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A few camping options still available for Fourth
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Staff reporter of the
Manteca (Calif.) Bulletin
If you haven’t already made reservations for the Fourth of July weekend inside of Yosemite National Park, it’s safe to say that you missed the bus.

But that doesn’t mean you can’t still enjoy the world-class sights that one of America’s premier national parks has to offer.

With the recent string of warm weather days melting the snow pack of the upper Sierra, tourism at Yosemite – with its raging waterfalls – is nearing its peak season and drawing in more tourists than at any other time in the park’s season.

But there are still a handful of first-come, first-served campsites available for those who get there early enough to stake their claim – including those that cater to recreational vehicles.

Camping without a reservation is allowed as several places throughout the park, including Bridalveil Creek and Tuolumne Meadows (both which allow RVs up to 35 feet) as well as Yosemite Creek (RVs not recommended) and Porcupine Flat (limited space for smaller RVs.)

Admission to the park is $20 per carload, with the exception of those with special passes and placards, on top of the nightly camping fee.

And much like the reserved campsites, those hoping to scale the cables that lead to the top of Half Dome – one of the park’s most recognizable attractions – are out of luck.

A string of accidents last year led the National Park Service to institute a permit-only system that takes, at the minimum, a week to clear.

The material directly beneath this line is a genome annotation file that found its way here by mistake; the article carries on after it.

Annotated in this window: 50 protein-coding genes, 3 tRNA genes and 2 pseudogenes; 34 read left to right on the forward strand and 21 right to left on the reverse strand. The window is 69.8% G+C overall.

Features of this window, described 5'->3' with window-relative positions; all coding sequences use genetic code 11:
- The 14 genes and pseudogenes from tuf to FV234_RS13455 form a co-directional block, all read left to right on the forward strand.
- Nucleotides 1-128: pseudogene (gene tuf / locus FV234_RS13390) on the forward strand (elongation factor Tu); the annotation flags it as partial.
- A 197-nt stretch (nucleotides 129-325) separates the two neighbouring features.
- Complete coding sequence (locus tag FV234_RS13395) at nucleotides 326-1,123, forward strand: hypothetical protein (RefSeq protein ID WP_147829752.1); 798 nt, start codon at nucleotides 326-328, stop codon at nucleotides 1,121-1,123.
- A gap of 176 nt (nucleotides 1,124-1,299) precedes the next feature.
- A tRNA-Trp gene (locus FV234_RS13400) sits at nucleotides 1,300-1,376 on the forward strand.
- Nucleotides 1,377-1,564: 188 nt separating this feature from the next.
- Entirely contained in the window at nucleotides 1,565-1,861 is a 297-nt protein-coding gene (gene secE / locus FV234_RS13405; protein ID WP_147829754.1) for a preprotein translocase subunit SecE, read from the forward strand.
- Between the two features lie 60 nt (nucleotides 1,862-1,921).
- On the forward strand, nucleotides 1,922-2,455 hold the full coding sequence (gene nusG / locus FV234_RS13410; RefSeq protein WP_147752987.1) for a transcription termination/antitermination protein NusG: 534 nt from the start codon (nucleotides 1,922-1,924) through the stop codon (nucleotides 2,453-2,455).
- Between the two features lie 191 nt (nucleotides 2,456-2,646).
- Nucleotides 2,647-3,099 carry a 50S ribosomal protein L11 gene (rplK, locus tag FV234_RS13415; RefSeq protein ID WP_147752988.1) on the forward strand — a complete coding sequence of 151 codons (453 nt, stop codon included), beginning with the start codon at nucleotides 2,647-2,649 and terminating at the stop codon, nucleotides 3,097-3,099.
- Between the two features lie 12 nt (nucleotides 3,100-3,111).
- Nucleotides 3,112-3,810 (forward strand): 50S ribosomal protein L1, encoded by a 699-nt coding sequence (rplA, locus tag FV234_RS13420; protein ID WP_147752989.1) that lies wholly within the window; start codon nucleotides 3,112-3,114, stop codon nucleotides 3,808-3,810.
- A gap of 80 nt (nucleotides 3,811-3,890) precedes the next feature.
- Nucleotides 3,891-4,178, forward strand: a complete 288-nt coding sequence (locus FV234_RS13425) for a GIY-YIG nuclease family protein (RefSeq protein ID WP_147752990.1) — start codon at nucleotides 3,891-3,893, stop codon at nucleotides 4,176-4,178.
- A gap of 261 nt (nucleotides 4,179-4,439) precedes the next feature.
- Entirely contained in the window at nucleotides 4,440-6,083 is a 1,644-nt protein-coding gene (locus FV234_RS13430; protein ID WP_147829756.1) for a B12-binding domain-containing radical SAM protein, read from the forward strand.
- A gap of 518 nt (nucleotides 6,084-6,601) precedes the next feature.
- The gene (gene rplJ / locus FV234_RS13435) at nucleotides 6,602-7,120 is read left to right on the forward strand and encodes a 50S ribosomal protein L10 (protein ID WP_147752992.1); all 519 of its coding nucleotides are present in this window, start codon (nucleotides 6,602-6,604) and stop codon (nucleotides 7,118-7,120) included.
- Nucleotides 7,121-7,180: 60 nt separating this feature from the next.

California’s most famous national park, however, isn’t the only show in town when it comes to camping on Fourth of July weekend.

Just outside of Oakdale, campers and boaters can take advantage of the waters of Woodward Reservoir – which, like Yosemite, tends to book reservations for their key areas far in advance of the upcoming holiday.

But even if there aren’t any available campsites, Woodward does offer unincorporated camping at a discounted rate – still allowing access to the water and everything fun that goes with it.

For those who don’t want to take a chance at driving two hours, or heading out to Oakdale for something they’re not looking for, there’s always Caswell State Memorial Park at the end of Austin Road in Ripon that offers overnight camping for RVs, tents, and unbridled access to the Stanislaus River.

Caswell also accepts online registrations, but the distance from town makes it a safer bet if you aren’t sure about whether you’re going to find a campsite.

For more information about Caswell, visit